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Megan Gannon
Applied Sciences Program

Harmful algal blooms can be serious public health hazards. Phytoplankton and cyanobacteria occur naturally in bodies of water across the U.S., but when these toxin-producing organisms reach high enough concentrations, they can sicken people and pets, contaminate drinking water, and force closures of boating and swimming sites. For a state with as many lakes as Wisconsin, pinpointing these blooms can be a challenge. 

“With 15,000 lakes, can you visit them all? And depending on when you visit, you might just miss a bloom,” said Donalea Dinsmore of the Wisconsin Department of Natural Resources. “It can be a really complicated and expensive monitoring program if you go in blind.” 

In 2019, the multi-agency Cyanobacteria Assessment Network (CyAN) released an app intended to alert water managers like Dinsmore and members of the public when and where a bloom could be occurring. CyAN involves researchers from NASA, the Environmental Protection Agency (EPA), the U.S. Geological Survey (USGS), and the National Oceanic and Atmospheric Administration (NOAA).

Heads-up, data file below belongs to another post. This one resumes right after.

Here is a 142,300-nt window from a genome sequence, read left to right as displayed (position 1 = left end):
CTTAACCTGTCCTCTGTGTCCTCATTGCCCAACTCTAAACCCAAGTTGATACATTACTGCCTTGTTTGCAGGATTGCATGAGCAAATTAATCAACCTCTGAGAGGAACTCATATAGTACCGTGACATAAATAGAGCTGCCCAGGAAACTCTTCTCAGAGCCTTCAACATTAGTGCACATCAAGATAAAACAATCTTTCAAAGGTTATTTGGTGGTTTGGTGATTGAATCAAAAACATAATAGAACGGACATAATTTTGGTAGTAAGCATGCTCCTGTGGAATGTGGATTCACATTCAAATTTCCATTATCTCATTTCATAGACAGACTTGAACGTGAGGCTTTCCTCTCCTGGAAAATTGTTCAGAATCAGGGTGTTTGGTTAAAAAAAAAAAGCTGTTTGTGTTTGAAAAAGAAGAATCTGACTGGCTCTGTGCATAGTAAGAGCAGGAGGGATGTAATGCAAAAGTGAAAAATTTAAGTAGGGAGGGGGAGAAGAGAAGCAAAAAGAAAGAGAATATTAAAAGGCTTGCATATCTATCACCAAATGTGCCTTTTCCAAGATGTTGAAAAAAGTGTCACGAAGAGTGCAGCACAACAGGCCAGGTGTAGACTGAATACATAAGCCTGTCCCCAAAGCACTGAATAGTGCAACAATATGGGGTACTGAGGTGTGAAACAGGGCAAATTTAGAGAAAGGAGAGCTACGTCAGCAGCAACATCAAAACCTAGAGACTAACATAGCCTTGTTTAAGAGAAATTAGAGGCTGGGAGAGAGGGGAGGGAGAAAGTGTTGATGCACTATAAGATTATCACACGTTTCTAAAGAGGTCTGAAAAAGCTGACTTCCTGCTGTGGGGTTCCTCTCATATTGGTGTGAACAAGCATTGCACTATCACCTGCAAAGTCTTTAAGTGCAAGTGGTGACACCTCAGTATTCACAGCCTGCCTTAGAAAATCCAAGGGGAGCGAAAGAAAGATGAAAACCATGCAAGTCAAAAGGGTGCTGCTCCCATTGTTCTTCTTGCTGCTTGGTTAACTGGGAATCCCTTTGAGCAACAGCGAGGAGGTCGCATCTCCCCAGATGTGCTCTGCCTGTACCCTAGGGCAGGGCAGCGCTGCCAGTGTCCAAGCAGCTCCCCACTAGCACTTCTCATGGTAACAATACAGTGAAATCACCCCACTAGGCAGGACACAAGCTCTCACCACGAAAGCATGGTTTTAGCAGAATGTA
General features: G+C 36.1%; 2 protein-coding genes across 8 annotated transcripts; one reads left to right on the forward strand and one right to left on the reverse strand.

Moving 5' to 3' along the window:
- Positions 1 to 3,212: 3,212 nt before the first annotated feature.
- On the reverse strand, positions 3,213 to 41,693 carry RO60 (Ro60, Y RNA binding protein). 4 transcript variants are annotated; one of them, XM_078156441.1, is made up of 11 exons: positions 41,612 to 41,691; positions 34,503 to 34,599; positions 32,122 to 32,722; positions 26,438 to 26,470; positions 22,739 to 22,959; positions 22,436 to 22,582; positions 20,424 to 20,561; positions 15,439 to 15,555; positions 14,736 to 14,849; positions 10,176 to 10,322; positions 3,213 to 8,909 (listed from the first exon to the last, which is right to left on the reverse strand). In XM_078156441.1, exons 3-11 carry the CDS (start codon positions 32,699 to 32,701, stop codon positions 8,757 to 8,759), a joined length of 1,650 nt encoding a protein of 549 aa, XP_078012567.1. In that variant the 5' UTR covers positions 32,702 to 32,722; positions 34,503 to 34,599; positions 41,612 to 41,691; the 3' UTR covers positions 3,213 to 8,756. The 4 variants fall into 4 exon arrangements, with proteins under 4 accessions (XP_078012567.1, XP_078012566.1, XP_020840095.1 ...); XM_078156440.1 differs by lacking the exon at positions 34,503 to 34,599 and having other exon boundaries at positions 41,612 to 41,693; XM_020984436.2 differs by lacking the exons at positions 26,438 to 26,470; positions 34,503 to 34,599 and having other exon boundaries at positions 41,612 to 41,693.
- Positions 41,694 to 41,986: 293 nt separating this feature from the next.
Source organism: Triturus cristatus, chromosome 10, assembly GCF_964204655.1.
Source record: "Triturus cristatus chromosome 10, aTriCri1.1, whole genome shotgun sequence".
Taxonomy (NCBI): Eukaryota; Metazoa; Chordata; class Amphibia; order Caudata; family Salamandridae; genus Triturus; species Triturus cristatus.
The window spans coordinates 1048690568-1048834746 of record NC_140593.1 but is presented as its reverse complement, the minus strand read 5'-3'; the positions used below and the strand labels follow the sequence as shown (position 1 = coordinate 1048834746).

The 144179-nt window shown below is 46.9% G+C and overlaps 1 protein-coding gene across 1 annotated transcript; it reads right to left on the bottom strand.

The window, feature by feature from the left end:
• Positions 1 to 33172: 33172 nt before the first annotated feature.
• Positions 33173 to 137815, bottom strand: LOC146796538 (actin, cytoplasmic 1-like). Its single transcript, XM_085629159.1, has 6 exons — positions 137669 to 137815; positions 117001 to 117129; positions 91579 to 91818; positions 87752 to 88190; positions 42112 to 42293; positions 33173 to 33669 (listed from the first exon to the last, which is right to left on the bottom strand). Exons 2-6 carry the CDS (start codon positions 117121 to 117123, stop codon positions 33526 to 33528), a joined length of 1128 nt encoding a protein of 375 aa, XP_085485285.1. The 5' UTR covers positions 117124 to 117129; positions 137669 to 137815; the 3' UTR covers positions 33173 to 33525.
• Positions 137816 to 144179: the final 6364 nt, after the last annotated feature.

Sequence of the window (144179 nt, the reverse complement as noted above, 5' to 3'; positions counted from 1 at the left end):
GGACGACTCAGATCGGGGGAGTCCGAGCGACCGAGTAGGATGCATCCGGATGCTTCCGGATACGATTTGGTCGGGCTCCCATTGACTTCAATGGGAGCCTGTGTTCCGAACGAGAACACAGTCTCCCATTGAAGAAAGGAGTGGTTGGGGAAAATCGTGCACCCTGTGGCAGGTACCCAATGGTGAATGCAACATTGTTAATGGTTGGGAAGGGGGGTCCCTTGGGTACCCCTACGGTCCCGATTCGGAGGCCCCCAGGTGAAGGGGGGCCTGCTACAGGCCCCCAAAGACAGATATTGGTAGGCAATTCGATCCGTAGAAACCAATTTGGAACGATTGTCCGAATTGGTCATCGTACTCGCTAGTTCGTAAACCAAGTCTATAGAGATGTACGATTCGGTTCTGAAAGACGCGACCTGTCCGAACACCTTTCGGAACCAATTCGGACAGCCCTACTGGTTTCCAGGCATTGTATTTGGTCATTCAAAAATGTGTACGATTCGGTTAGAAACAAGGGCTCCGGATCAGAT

The CyAN app relies heavily on water color changes as observed by satellites. NASA has been observing the color of the ocean surface to study phytoplankton populations since the 1970s. But newer instruments like the Moderate Resolution Imaging Spectroradiometer (MODIS) on NASA’s Terra and Aqua satellites can now help distinguish conditions in smaller bodies of water, such as larger inland lakes and reservoirs. Meanwhile, instruments on the NASA/USGS Landsat satellites and the European Space Agency’s Sentinel-2 and 3 satellites can detect the various spectral signatures of algae. Drawing from this variety of sources, NASA supercomputers produce weekly reports on the thousands of lakes, reservoirs, and ponds in the United States.

More information available at the Earth Observatory story, NASA Helps Warn of Harmful Algae in Lakes, Reservoirs.

This story is part of our Space for U.S. collection. 

satellite image showing an algae bloom on a lake
An algae bloom on Petenwell Lake, Wisconsin on August 18, 2018. Credits: NASA's Earth Observatory



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Jessica Sheaves, NASA Earth Applied Sciences writer
Megan Gannon